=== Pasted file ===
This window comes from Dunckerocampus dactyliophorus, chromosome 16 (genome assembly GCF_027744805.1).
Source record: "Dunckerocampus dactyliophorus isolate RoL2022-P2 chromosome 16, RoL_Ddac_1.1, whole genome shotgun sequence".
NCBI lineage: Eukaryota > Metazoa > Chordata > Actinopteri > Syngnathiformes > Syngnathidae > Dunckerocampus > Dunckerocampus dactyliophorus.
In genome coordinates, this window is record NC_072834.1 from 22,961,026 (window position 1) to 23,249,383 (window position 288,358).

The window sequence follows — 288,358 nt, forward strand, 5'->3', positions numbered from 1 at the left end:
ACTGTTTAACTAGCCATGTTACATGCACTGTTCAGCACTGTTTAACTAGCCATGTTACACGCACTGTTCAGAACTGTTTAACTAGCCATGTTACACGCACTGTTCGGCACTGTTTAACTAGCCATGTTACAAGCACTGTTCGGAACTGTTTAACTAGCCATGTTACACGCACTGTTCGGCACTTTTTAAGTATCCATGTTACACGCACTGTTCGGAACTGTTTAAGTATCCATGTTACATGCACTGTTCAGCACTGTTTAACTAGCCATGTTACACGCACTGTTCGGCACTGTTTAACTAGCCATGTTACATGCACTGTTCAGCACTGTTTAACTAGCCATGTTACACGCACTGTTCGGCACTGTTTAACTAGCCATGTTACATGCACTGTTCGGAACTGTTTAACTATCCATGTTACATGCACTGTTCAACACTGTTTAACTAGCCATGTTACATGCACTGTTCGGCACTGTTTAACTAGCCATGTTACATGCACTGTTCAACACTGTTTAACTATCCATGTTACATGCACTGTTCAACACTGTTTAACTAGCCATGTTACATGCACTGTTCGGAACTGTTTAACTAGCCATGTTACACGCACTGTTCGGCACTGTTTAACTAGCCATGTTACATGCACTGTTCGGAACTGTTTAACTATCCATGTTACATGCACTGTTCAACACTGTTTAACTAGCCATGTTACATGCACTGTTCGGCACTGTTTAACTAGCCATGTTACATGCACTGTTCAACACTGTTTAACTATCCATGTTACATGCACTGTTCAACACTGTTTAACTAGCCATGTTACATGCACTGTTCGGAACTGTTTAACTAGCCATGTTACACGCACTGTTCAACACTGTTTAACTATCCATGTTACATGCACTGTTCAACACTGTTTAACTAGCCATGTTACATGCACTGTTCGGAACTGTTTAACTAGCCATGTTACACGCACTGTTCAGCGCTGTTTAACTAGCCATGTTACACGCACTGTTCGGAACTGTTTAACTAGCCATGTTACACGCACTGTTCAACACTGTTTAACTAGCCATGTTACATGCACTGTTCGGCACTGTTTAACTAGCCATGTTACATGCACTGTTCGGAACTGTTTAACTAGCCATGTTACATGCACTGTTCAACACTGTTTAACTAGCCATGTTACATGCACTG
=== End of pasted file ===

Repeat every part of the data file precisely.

This window comes from Dunckerocampus dactyliophorus, chromosome 16 (genome assembly GCF_027744805.1).
Source record: "Dunckerocampus dactyliophorus isolate RoL2022-P2 chromosome 16, RoL_Ddac_1.1, whole genome shotgun sequence".
NCBI lineage: Eukaryota > Metazoa > Chordata > Actinopteri > Syngnathiformes > Syngnathidae > Dunckerocampus > Dunckerocampus dactyliophorus.
In genome coordinates, this window is record NC_072834.1 from 22,961,026 (window position 1) to 23,249,383 (window position 288,358).

The window sequence follows — 288,358 nt, forward strand, 5'->3', positions numbered from 1 at the left end:
ACTGTTTAACTAGCCATGTTACATGCACTGTTCAGCACTGTTTAACTAGCCATGTTACACGCACTGTTCAGAACTGTTTAACTAGCCATGTTACACGCACTGTTCGGCACTGTTTAACTAGCCATGTTACAAGCACTGTTCGGAACTGTTTAACTAGCCATGTTACACGCACTGTTCGGCACTTTTTAAGTATCCATGTTACACGCACTGTTCGGAACTGTTTAAGTATCCATGTTACATGCACTGTTCAGCACTGTTTAACTAGCCATGTTACACGCACTGTTCGGCACTGTTTAACTAGCCATGTTACATGCACTGTTCAGCACTGTTTAACTAGCCATGTTACACGCACTGTTCGGCACTGTTTAACTAGCCATGTTACATGCACTGTTCGGAACTGTTTAACTATCCATGTTACATGCACTGTTCAACACTGTTTAACTAGCCATGTTACATGCACTGTTCGGCACTGTTTAACTAGCCATGTTACATGCACTGTTCAACACTGTTTAACTATCCATGTTACATGCACTGTTCAACACTGTTTAACTAGCCATGTTACATGCACTGTTCGGAACTGTTTAACTAGCCATGTTACACGCACTGTTCGGCACTGTTTAACTAGCCATGTTACATGCACTGTTCGGAACTGTTTAACTATCCATGTTACATGCACTGTTCAACACTGTTTAACTAGCCATGTTACATGCACTGTTCGGCACTGTTTAACTAGCCATGTTACATGCACTGTTCAACACTGTTTAACTATCCATGTTACATGCACTGTTCAACACTGTTTAACTAGCCATGTTACATGCACTGTTCGGAACTGTTTAACTAGCCATGTTACACGCACTGTTCAACACTGTTTAACTATCCATGTTACATGCACTGTTCAACACTGTTTAACTAGCCATGTTACATGCACTGTTCGGAACTGTTTAACTAGCCATGTTACACGCACTGTTCAGCGCTGTTTAACTAGCCATGTTACACGCACTGTTCGGAACTGTTTAACTAGCCATGTTACACGCACTGTTCAACACTGTTTAACTAGCCATGTTACATGCACTGTTCGGCACTGTTTAACTAGCCATGTTACATGCACTGTTCGGAACTGTTTAACTAGCCATGTTACATGCACTGTTCAACACTGTTTAACTAGCCATGTTACATGCACTG